United States District Court, E.D. Pennsylvania
R. ALEXANDER ACOSTA, Secretary of Labor, United States Department of Labor
OSAKA JAPAN RESTAURANT, INC., J.H.S.K., INC., KWANG BUM KIM and JAMES KIM
MEMORANDUM RE: MOTION FOR SUMMARY JUDGMENT
R. Alexander Acosta, Secretary of Labor, United States
Department of Labor moves for partial summary judgment in
this action asserting violations of the Fair Labor Standards
Act (FLSA), 29 U.S.C. § 201, et seq. against
Defendants Osaka Japan Restaurant, Inc. and J.H.S.K, Inc.,
sushi restaurants in Philadelphia, Pennsylvania and Lansdale,
Pennsylvania, respectively; Kwang Bum Kim, the owner of both
restaurants; and his son, James Kim, manager of the Lansdale
Complaint asserted numerous ways in which Defendants violated
1) Violation of the Minimum Wage Requirement for Tipped
2) Failure to Pay Overtime; and
3) Failure to Keep Records.
further asserts that Defendants' violations of the FLSA
were willful, and seek back wages, liquidated damages, and an
injunction against Defendants, as well as to hold both Kwang
Bum and James Kim individually liable. (Pl.'s Mot. for
Summ. J. ECF 29.)
reasons that follow, Plaintiff's motion for partial
summary judgment is GRANTED IN PART AND DENIED IN
Osaka Japan Restaurant (“Osaka Chestnut Hill”) is
a fusion/sushi restaurant located at 8605 Germantown Avenue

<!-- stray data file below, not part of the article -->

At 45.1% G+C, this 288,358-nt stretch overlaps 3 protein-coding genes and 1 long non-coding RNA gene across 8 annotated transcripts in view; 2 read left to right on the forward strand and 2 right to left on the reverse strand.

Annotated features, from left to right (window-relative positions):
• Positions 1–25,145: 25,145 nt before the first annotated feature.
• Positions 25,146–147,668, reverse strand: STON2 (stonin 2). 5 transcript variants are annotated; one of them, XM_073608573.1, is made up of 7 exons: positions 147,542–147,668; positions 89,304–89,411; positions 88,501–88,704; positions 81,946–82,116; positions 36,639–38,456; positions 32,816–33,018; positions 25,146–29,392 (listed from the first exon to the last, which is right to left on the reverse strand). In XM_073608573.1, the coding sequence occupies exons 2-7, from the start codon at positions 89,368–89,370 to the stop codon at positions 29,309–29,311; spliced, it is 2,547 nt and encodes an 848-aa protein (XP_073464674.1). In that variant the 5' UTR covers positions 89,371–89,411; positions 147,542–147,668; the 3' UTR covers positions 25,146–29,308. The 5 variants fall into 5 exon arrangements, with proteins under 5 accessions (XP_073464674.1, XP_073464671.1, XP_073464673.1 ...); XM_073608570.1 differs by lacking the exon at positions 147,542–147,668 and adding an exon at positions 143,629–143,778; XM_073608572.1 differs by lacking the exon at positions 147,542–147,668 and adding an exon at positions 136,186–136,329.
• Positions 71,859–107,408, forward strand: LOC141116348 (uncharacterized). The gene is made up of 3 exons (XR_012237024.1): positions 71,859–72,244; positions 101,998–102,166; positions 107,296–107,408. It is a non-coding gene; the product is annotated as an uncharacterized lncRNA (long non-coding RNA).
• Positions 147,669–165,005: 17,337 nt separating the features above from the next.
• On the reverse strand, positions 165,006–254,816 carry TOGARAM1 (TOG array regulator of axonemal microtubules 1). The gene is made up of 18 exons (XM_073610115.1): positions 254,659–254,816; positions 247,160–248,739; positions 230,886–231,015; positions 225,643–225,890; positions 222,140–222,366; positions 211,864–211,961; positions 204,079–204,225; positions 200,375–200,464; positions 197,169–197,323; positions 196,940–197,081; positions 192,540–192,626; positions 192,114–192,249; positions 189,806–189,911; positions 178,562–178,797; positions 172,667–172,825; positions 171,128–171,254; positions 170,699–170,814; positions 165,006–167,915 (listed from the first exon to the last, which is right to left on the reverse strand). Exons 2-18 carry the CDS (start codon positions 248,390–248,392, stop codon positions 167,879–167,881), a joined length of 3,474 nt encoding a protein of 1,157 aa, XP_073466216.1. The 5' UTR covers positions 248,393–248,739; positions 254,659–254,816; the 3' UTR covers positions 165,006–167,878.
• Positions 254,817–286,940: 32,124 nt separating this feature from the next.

in Philadelphia, which has been in operation for
approximately thirteen years. (Pl.'s SOF ¶¶
1-4; Defs.' SOF ¶¶ 1-4). Osaka Chestnut Hill
serves dinner seven days a week and lunch Monday-Saturday; on
days when both lunch and dinner are served, the restaurant
closes between 2:30 and 5:00 PM. (Pl.'s SOF ¶ 4;
Defs.' SOF ¶ 4).
J.H.S.K Inc. (“Osaka Lansdale”) is a fusion/sushi
restaurant located at 1598 Sumneytown Pike in Lansdale,
Pennsylvania, which has been in operation for approximately
eight years. (Pl.'s SOF ¶¶ 5-8; Defs.' SOF
¶¶ 5-8). Osaka Lansdale serves dinner seven days a
week and lunch Monday-Friday; on days when both lunch and
dinner are served, the restaurant closes between 2:30 and
5:00 PM. (Pl.'s SOF ¶ 8; Defs.' SOF ¶ 8).
Kwang Bum Kim is the president, sole corporate officer, and
owner of Defendants Osaka Japan Restaurant and J.H.S.K Inc.
(Pl.'s SOF ¶ 9; Defs.' SOF ¶ 9). Kwang Bum